Monday 22 February 2021

A pair of Mute Swans displayed and mated at the Lido.

Another pair were courting nearby ...

And as usual, the Black Swan was obsessively following a Mute Swan around.

A pair of Greylag Geese ate dry reeds.

The pigeon-eating Lesser Black-Backed Gull and his mate were together in their favourite place on the Dell restaurant roof.

Two were nattering at each other on the posts at Peter Pan. As so often with gulls, it's hard to tell whether they were courting or quarrelling.

The Black-Headed Gulls are gradually getting their black heads (which in fact are dark brown). The single Common Gull at the right still has the dark-streaked head of its winter plumage.

The Grey Heron on the nest with the chick (not heard recently, I hope it's OK) broke off a twig.

The Peregrines were on the tower with their backs to the drizzle.

A pair of Blue Tits chased each other around in a treetop.

The pair of Coal Tits at the Albert Memorial were in a holly bush. One came to my hand to take a pine nut.

A Long-Tailed Tit arrived at the osmanthus bush in the Rose Garden where I thought the pair were starting a nest. Sure enough, it was carrying a bit of lichen. It only stopped on this rose stem for an instant, and here is the best shot I could get.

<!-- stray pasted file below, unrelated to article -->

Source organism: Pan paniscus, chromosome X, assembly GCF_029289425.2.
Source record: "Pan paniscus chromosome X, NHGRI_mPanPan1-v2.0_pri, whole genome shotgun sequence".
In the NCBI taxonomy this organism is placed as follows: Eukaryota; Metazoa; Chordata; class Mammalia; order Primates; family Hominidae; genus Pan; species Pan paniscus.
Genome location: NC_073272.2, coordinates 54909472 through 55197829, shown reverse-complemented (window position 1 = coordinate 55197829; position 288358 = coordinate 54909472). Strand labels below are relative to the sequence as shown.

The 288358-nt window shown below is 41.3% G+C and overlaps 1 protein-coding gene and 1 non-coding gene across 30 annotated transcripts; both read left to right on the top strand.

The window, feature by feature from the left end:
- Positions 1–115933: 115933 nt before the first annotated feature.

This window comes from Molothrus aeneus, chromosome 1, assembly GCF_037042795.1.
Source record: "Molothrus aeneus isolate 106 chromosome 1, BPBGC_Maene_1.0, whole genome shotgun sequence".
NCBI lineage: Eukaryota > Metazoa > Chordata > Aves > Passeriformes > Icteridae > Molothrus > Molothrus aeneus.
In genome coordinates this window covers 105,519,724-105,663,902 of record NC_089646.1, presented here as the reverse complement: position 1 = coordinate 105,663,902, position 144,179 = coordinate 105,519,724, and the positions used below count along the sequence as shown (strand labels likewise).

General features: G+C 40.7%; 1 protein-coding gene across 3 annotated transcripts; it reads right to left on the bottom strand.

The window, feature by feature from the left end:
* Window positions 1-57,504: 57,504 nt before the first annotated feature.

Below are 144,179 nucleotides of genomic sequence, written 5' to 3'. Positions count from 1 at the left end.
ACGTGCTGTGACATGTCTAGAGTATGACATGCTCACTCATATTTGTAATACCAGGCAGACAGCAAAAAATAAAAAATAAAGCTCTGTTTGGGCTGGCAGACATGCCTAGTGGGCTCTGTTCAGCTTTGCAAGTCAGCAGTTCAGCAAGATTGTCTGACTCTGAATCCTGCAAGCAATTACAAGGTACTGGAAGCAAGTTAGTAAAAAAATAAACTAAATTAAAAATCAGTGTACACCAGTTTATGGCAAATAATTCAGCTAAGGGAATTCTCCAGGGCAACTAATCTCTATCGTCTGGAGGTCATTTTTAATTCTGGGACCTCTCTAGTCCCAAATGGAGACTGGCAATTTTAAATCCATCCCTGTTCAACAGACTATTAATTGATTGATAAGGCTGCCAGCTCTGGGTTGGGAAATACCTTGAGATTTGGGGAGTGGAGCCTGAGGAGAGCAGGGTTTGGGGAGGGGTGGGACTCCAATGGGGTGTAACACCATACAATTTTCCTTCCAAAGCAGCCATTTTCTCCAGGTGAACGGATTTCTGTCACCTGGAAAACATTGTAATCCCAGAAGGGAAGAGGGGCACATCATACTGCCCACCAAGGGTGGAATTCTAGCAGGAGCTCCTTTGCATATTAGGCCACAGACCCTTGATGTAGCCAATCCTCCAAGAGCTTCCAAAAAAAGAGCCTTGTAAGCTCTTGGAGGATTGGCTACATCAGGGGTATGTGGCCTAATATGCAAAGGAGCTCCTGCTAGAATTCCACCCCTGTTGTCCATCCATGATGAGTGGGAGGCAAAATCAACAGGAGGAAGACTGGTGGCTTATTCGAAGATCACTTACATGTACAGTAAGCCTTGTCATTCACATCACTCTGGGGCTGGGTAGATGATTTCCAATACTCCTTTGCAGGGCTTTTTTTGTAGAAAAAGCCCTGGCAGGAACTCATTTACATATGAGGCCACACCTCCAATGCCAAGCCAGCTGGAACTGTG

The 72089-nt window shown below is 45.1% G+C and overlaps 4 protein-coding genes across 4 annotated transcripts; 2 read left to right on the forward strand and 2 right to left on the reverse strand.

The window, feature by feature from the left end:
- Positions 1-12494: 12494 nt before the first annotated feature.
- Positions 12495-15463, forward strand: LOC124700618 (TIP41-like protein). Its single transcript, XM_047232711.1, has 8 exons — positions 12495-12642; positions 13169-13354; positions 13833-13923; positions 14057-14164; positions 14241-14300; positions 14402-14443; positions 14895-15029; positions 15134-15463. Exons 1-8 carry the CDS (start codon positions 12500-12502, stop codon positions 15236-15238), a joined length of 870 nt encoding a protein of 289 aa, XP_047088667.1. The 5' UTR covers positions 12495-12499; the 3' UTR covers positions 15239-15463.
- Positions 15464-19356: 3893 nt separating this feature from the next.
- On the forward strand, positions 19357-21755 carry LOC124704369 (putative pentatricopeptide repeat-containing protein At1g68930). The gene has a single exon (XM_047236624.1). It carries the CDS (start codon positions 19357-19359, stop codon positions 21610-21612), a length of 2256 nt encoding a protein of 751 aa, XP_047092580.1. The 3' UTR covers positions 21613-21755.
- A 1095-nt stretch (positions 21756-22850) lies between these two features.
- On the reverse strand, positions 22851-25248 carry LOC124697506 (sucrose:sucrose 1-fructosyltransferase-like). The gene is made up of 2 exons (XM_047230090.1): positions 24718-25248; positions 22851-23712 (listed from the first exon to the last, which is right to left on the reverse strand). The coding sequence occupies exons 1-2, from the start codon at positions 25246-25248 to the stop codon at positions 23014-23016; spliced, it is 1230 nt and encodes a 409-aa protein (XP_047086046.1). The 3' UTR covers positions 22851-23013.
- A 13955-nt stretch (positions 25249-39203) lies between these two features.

A Wren chattered on a twig near the Henry Moore sculpture.

Yesterday Sergey Anpilov saw a Stonechat on Buck Hill, and managed to get a picture of it with a pair of binoculars and his phone -- not an easy thing to do.

I couldn't find it today. It might have crossed the road to the Meadow, where there is a larger area of scrub that Stonechats like. But the drizzle was turning to rain, and I gave up and went home.

Tom was at Harrow Lodge Park, where he got a fine picture of a Water Rail catching a worm.


  1. Hurray for Tom! Very handsome Water Rail. Poor worm though.

    I fear the Mute Swan doesn't appear to be warming up to our poor lonely Black Swan. It's sad to see. Although perhaps there may be a spring miracle in the way.

    1. Not a good day for that worm. But if worms have nightmares, the worst must be of Robins, which slowly chew them into pieces before swallowing them.

  2. Some elegant swan images.

    Good to see you had a Stonechat around even if you didn't see it. There's been a fair bit of Stonechat passage through London in recent days. On Saturday I found a group of 6 in Perivale Park on Saturday & on Sunday had a very active group of 5 on my Sunday local patch by Ten Acre Wood. Also seemed to be the start of Meadow Pipit passage as the numbers were double my wintering flock size.

    1. Will be looking for the Stonechat again tomorrow at the top of the Meadow. Meadow Pipits are rare here but one was seen a couple of years ago in the 'other Meadow' southeast of Kensington Palace.